Have you ever read a book that you enjoyed but then the movie version did not live up to the greatness of the book? “Redeeming Love” is the newest addition to ‘not portraying the book properly’ collection. “Redeeming Love” was released on Jan. 21, and was adapted from the book of the same title by Francine Rivers. The book is a retelling of the biblical story of Hosea and Gomer. Instead of Hosea and Gomer as the main characters, it follows Michael, a hard-working farmer and his God-driven pursuit of Angel, a prostitute.
The movie and book are both set in the Gold Rush period in California. The movie adaptation of Francine Rivers was directed by D.J. Caruso, who also directed “I am Number Four,” and stars Abigail Cowen, Tom Lewis, Nina Dobrev and Eric Dune. “Redeeming Love” captures most of the important themes, plot points and theological significance, but it falls short in many other respects.
The movie was disappointing because it did not display the underlying significance of the events or character’s actions and motives. The book’s underlying themes show the importance of trusting in God to provide what we need and believing that God is Lord of our lives. This is embodied through Angel’s story, which did not get its moment to shine in the movie. Angel, whose birth name is Sarah, was a bastard child of a married man and her mother, Mae. After her mother died, she was sold into prostitution at the age of eight. From then on, her life was filled with pain, emptiness and a conflict that raged in Sarah while trying to accept the love she thought she didn’t deserve.
That was until she accepted Christ into her life and allowed herself to love Michael. Sarah’s journey was not developed enough in the movie to be able to understand the importance of the freedom Sarah received through God.
Another example of this is through Michael’s story. God prompted Michael to pursue Angel through his hesitancy and obstacles that prevented Angel from fully being available to him. One obstacle among many was the issue of Angel’s name. After Sarah was sold into prostitution, she refused to reveal her name to her captor, Duke. Duke proceeded to call her Angel because of her physical attributes. Sarah also did not reveal her name to Michael, but Michael called her Tirzah, Amanda and Mara instead. This dynamic would have made the movie better because it shows the significance of our identity in God’s love. Even the title emphasizes this theme that love can transform or redeem us to who we are truly meant to be. The movie did not accurately depict the underlying themes to create the same emotional impact as the book.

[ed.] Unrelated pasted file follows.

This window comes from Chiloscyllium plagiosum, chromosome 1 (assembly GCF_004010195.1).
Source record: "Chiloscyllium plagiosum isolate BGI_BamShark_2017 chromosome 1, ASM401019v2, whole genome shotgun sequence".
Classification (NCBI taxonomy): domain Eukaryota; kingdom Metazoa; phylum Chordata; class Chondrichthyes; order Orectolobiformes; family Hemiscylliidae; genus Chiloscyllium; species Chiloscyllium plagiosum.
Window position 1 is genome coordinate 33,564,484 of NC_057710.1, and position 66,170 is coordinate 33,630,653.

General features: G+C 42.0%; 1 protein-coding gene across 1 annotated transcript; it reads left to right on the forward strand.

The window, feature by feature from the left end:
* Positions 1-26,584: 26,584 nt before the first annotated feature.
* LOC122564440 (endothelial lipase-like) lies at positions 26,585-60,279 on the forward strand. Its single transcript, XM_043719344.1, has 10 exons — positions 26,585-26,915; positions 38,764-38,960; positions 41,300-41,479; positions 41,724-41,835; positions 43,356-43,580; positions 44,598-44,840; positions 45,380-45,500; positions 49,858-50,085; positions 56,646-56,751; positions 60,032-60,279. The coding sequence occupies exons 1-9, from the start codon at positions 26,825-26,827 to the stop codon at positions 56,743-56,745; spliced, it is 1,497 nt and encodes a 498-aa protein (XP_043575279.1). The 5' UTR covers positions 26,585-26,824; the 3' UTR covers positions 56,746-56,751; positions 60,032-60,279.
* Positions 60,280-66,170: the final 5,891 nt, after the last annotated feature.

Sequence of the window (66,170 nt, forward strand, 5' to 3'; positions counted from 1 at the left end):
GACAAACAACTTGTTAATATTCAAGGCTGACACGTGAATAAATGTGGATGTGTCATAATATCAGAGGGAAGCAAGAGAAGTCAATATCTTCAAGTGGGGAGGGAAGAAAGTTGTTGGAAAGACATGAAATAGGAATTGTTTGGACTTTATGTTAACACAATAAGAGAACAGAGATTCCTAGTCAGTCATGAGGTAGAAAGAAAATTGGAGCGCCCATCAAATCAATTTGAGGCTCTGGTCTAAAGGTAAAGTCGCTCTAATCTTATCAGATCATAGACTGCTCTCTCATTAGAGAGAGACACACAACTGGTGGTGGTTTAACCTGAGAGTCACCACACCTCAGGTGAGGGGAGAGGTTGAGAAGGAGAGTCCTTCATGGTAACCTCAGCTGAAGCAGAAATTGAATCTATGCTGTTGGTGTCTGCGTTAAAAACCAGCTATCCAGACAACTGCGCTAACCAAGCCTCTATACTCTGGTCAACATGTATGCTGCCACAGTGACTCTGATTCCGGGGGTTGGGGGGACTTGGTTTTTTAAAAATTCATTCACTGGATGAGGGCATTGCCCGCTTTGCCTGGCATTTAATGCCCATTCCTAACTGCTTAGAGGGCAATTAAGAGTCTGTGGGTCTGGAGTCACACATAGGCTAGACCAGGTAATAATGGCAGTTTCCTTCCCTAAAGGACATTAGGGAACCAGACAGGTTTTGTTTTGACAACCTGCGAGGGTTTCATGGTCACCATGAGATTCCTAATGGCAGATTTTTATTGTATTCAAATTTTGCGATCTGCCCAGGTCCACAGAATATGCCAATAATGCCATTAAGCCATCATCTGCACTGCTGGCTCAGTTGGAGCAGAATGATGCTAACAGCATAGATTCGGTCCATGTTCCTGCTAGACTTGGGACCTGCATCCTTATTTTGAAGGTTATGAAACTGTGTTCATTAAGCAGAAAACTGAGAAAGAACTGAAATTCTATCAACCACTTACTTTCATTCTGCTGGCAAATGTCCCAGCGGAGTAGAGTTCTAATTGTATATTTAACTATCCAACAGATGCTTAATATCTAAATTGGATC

Additionally, the acting was decent but at times was comedic. Eric Dane, who played Duke, had an Irish accent for no reason. The book does have people from different countries, requiring them to have different accents, however. For example, Lucky, Angel’s friend and fellow prostitute, is from Scotland and has an accent. However, there is no indication in the book to give a good enough reason to give Duke have an accent.
On the other hand, the set, costumes and other actors created what life would have looked like during the Gold Rush in California. Actors Cowen and Lewis, who played Sarah and Michael, had decent chemistry. Together they created some funny, sad and touching moments.
If you are looking for an uplifting story that will feed your soul, I would highly recommend reading “Redeeming Love” before watching the movie, or just skip the movie all together. Like any book to movie adaptation, there are bound to be events or people that do not make the cut. However, in this scenario, too much was taken out of the movie to the point where it didn’t have the same impact. The book is a must read as it is written well and addresses a lot of complex and serious topics that are apparent in our lives.